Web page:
The persecution of Ahwazi Arabs and the takeover of their land has led to accusations of 'ethnic cleansing'
“NEVER AGAIN” is, I fear, a phrase that we may hear again all too soon — but too late to warn people, let alone save lives. Under the cover of secrecy the fundamentalist regime in Tehran is waging a sustained, bloody campaign of intimidation and persecution against its Arab minority. These Arabs believe that they are victims of “ethnic cleansing” by Iran’s Persian majority. Sixteen Arab rights activists have been sentenced to death, according to reports in the Iranian media. They were found guilty of insurgency in secret trials before revolutionary courts. But most of the defendants were convicted solely on the basis of confessions extracted under torture. Ten are expected to be hanged in a couple of weeks, after the end of Ramadan. Amnesty International says that two of those sentenced to die, Abdolreza Nawaseri and Nazem Bureihi, were in prison when they were alleged to have been involved in bomb attacks. Three others — Hamza Sawa- eri, Jafar Sawari and Reisan Sawari — say that they were nowhere near the Zergan oilfield the day it was bombed.
The death sentences seem designed to silence protests by Iran’s persecuted ethnic Arabs. They comprise 70 per cent of the population of the south-west province of Khuzestan, known locally as Ahwaz. Many Ahwazis believe that the 16 were framed and that their real “crime” was campaigning against Tehran’s repression and exploitation of their oil-rich homeland.
Further show trials are planned — 50 Ahwazi Arab activists have been charged with insurgency since last year. They are accused of being mohareb or enemies of God, which is a capital crime. Other allegations include sabotage and possession of home-made bombs. No material evidence has been offered to support the charges. All face possible execution.
Securing information about the impending hangings has been difficult. The authorities are notoriously secretive, often withholding information about charges, evidence and sentences. Foreign journalists are severely restricted and local reporters are intimidated with threats of imprisonment. Despite this official obfuscation, human rights groups confirm a new wave of repression against Ahwazi Arabs who accuse Tehran of “ethnic cleansing” and racism. Ali Afrawi, 17, and Mehdi Nawaseri, 20, were publicly hanged in March for allegedly participating in insurgency. Amnesty International condemned their trial as “unfair”. They were denied access to lawyers. The Ahwazi Human Rights Organisation (AHRO) says that seven other Arab political prisoners were secretly executed at around the same time.
Tehran’s latest tactic is to hold Ahwazi children as hostages. According to Amnesty International, children as young as 2 have been jailed with their mothers to force their fugitive, political-activist fathers to surrender to the police. Protests against these abuses are brutally suppressed. Ahwazi political parties, trade unions and student groups are illegal. In the past year, 25,000 Ahwazis have been arrested, 131 executed and 150 have disappeared, reports AHRO. The bodies of many of those executed have been dumped in a place that the Government calls lanat abad, the place of the damned. They are buried in shallow graves; dogs dig up and eat the bodies.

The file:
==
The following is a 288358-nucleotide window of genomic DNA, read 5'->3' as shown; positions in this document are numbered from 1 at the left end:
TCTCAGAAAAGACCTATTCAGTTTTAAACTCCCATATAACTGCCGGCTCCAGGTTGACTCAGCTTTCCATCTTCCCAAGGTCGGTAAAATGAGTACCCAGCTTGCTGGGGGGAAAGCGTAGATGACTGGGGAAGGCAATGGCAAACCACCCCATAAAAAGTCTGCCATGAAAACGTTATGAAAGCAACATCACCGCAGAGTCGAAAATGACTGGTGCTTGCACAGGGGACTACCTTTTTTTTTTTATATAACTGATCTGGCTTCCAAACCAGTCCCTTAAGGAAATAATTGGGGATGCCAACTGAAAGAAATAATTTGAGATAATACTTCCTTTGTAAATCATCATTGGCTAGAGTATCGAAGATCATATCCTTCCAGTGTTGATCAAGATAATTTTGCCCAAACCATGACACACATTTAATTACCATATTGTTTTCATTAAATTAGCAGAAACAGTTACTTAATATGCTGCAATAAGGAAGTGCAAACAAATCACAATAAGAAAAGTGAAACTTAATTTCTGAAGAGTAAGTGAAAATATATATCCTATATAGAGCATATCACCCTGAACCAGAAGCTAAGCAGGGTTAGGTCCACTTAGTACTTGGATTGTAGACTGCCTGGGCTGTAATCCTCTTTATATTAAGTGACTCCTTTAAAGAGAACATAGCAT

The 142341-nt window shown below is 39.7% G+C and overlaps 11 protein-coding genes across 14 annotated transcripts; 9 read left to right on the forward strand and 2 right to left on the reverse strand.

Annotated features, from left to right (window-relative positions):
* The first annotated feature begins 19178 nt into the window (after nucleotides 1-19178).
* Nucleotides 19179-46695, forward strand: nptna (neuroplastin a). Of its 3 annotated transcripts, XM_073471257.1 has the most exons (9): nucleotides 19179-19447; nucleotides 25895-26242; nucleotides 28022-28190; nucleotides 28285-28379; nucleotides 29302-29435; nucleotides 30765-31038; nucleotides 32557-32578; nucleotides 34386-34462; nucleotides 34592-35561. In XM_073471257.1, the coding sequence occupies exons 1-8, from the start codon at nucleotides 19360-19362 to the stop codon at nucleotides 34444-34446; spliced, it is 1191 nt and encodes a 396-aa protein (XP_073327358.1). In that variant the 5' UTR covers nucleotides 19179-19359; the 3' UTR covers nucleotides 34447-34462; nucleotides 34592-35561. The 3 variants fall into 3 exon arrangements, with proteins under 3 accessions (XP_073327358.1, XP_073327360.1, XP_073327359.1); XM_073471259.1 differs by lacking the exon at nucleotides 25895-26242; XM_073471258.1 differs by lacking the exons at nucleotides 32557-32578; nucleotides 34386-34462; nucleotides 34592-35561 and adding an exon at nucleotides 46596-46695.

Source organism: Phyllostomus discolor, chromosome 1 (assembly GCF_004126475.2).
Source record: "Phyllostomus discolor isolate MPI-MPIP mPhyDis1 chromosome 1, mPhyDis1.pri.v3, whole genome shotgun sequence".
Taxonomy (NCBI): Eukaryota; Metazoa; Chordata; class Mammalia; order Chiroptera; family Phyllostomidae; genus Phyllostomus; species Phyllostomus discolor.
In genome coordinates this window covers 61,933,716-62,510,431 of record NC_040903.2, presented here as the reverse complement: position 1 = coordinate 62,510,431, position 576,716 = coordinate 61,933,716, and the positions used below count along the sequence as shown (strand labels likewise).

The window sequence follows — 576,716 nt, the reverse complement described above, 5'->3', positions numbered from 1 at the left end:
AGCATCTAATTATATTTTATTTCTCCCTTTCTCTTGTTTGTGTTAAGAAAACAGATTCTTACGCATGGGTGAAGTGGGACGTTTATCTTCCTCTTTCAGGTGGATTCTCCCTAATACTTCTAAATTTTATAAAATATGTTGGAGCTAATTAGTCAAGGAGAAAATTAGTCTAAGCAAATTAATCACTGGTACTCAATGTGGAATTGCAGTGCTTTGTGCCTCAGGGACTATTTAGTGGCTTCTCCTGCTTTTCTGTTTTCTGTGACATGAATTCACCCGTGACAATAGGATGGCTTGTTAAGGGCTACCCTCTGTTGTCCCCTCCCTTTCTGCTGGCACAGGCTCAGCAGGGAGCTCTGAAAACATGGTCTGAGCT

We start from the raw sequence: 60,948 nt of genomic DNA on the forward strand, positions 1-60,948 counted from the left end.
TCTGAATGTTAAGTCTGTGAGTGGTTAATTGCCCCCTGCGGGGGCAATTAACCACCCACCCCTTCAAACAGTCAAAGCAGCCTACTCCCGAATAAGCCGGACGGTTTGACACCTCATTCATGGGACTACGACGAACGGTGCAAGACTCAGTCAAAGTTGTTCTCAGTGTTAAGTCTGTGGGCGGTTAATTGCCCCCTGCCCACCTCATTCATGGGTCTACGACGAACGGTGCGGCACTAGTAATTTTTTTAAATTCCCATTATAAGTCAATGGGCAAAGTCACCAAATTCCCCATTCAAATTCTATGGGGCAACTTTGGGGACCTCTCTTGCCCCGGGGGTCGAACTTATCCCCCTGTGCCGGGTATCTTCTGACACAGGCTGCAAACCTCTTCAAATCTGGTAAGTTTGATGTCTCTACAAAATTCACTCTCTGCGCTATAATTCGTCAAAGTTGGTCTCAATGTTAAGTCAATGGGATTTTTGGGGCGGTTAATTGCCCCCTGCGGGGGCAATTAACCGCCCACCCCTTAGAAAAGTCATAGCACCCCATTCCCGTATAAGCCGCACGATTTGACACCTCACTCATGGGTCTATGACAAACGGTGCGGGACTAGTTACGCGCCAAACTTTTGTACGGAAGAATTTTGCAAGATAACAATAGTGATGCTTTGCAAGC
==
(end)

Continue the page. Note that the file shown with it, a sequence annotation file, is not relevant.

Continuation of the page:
Nearly 250,000 Arabs have been displaced from their villages after the Iranian Government’s confiscation of more than 200,000 hectares of farmland for a huge sugar-cane project. Dozens more towns and villages will be erased, making a possible further 400,000 Ahwazis homeless, by the creation of a military-industrial security zone, covering more than 3,000 sq km, along the Shatt al-Arab waterway, which borders Iraq.
Ironically, the Hezbollah in Lebanon — the supposed embodiment of Arab resistance in the Middle East — is complicit in the displacement of Ahwazi Arabs. On confiscated Arab land Tehran has set up training camps for Hezbollah and for the Badr Brigades, the Iraqi fundamentalist militia. Badr death squads in Iraq are murdering Sunnis, unveiled women, gay people, men wearing shorts, barbers, sellers of alcohol and people listening to Western music.
Tehran has a grand plan to make the Ahwazi a minority in their own land through “ethnic restructuring”. Financial incentives, such as zero- interest loans, are given to ethnic Persians to settle in Ahwaz. New townships are planned, which will house 500,000 non-Arabs. Meanwhile, tens of thousands of displaced Ahwazis eke out a subsistence existence in shanty towns on the outskirts of Ahwaz city. Others have been forcibly relocated to poverty-stricken, far-flung northern regions of Iran.
Ahwaz produces 90 per cent of Iran’s oil and Tehran expropriates all the revenues. An attempt by Ahwaz MPs to secure the repatriation of 1.5 per cent of these earnings back to the region for welfare projects was rejected this year. Yet it is the third poorest region of Iran: 80 per cent of the children suffer from malnutrition, and the unemployment rate of Arabs is more than five times that of Persians.
Arab language newspapers and textbooks have been banned to crush Arab identity further. In Ahwaz schools, all instruction is in Farsi (Persian), resulting in a 30 per cent drop-out rate at primary level and 50 per cent at secondary level. Illiteracy rates among Arabs are at least four times those of non-Arabs.
Contrary to Tehran’s nationalist propaganda most Ahwazi Arabs just want a measure of self-government; they are not hellbent on independence or in league with the CIA or plotting for an American invasion. Quite the contrary, they fear that Western sabre-rattling will be used as a pretext by Tehran’s hardliners to crack down savagely on dissent. Which makes it all the more disturbing that one of the few bodies with diplomatic muscle — the Arab League, which professes pan-Arab solidarity — is so silent in the face of Iran’s persecution of Arabs.